For Immediate Release
Contact: Michelle Bays
775.321.4307 (o); 775.771.6049 (c)
June 28, 2016
Washoe County District Attorney Chris Hicks has announced that a Sparks man has been sentenced to 10 years in prison for lewdness charges under new sentencing guidelines enacted during the 2015 legislature. The defendant will serve a minimum of 4 years in prison before being eligible for parole.
Benjamin Duran-Ruiz, 19 (DOB 7/5/96) from Sparks was sentenced on two counts of Lewdness with a Child Under the Age of Sixteen on Wednesday, June 23, 2016 by Washoe County District Judge Lynne Simons. Duran-Ruiz was given 10 years in prison for each count, with parole eligibility to begin after a minimum of 4 years has been served. The sentences were set by the Court to run concurrent. A special sentence of lifetime supervision as a sex-offender shall commence after Duran-Ruiz serves his term of imprisonment.
The case against Duran-Ruiz began in October, 2015 when the Sparks Police Department investigated a report of sexual abuse of a 14 year old female. The investigation determined that the victim knew Duran-Ruiz from her neighborhood and was at a house with two female friends when the defendant stopped by and asked for an aspirin. A short time later the victim was left alone with Duran-Ruiz and was subsequently sexually abused by him.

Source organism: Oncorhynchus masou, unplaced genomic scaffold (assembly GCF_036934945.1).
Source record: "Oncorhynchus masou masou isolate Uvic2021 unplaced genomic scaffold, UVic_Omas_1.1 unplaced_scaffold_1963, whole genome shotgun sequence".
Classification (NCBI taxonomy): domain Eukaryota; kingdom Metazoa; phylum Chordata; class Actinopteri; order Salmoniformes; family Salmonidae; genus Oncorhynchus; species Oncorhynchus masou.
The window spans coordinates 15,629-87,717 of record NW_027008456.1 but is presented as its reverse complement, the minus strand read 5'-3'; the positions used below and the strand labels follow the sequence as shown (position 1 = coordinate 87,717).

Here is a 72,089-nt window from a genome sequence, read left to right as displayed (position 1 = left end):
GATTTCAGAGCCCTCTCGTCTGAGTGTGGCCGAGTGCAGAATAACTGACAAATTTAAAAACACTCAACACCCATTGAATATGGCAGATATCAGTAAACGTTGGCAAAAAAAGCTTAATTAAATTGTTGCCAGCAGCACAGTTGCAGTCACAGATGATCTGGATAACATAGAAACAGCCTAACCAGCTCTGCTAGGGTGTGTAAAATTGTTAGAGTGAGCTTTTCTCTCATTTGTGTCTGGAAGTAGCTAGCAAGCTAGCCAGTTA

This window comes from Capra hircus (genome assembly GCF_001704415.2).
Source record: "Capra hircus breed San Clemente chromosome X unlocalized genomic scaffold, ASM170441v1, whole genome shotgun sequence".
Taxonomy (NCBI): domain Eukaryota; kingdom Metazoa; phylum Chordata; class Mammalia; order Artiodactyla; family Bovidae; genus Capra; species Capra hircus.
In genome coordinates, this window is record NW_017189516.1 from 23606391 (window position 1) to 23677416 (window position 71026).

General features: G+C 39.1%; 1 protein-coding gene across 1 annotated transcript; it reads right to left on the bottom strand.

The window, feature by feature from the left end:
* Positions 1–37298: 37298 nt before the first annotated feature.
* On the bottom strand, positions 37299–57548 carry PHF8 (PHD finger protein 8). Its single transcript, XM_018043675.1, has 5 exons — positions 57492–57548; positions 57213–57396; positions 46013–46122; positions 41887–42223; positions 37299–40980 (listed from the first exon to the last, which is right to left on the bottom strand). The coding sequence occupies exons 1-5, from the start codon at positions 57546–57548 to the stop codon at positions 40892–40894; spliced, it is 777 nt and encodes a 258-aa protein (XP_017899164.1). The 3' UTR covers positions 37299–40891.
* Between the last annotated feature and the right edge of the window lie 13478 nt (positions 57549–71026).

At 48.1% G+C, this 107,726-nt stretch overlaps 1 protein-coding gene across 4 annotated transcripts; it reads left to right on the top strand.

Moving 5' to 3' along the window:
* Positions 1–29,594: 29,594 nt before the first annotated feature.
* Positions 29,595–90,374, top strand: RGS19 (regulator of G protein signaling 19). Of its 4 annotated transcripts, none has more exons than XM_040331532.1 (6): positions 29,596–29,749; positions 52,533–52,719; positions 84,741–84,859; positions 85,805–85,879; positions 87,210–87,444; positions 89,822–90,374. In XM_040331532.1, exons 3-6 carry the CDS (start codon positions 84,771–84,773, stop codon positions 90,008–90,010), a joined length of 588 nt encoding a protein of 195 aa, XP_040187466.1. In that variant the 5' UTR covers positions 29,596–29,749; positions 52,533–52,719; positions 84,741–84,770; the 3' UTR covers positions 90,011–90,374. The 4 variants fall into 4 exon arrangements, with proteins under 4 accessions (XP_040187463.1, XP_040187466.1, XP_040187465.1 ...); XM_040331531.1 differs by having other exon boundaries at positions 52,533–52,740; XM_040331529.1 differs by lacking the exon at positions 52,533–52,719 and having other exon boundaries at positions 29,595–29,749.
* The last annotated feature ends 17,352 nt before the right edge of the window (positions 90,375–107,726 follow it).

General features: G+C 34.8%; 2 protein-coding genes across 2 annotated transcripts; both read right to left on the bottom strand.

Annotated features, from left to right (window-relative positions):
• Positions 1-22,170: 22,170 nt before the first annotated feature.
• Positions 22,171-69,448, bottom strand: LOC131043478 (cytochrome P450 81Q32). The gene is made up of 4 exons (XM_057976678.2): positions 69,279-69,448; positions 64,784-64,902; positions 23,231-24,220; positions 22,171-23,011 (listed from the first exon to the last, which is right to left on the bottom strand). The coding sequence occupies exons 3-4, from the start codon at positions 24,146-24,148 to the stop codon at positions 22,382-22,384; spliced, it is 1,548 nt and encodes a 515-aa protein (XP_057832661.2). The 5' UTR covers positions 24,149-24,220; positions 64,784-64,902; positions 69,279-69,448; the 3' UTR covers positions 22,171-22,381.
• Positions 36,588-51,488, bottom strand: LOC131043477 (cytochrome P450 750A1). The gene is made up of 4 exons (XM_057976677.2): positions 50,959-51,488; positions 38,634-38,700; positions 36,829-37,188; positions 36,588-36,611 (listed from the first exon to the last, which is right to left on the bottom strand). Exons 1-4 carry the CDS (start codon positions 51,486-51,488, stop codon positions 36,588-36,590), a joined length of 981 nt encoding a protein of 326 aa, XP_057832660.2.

At sentencing, the victim gave a compelling statement that included telling the defendant that her words of “no” and “stop” were ignored and having felt as if she had been imprisoned by the defendant’s actions. Prosecutor Nate MacLellan argued that “this defendant needs to be sentenced to prison, not the victim. She should not feel like she is in prison because of what this man did.”
In 2015 the Nevada Legislature made changes to the sentencing guidelines of NRS 201.230 applicable to this case. Specifically, the Legislature added a category B felony to the statute for acts of lewdness involving a child aged 14 or 15, punishable by a term of 1 to 10 years in prison and a fine up to $10,000.
District Attorney Hicks stated, “Prior to this positive 2015 legislative change, this type of crime was a gross misdemeanor punishable by less than a year in jail. As shown, this new legislation affords further protections and punishment for our vulnerable victims of crime.”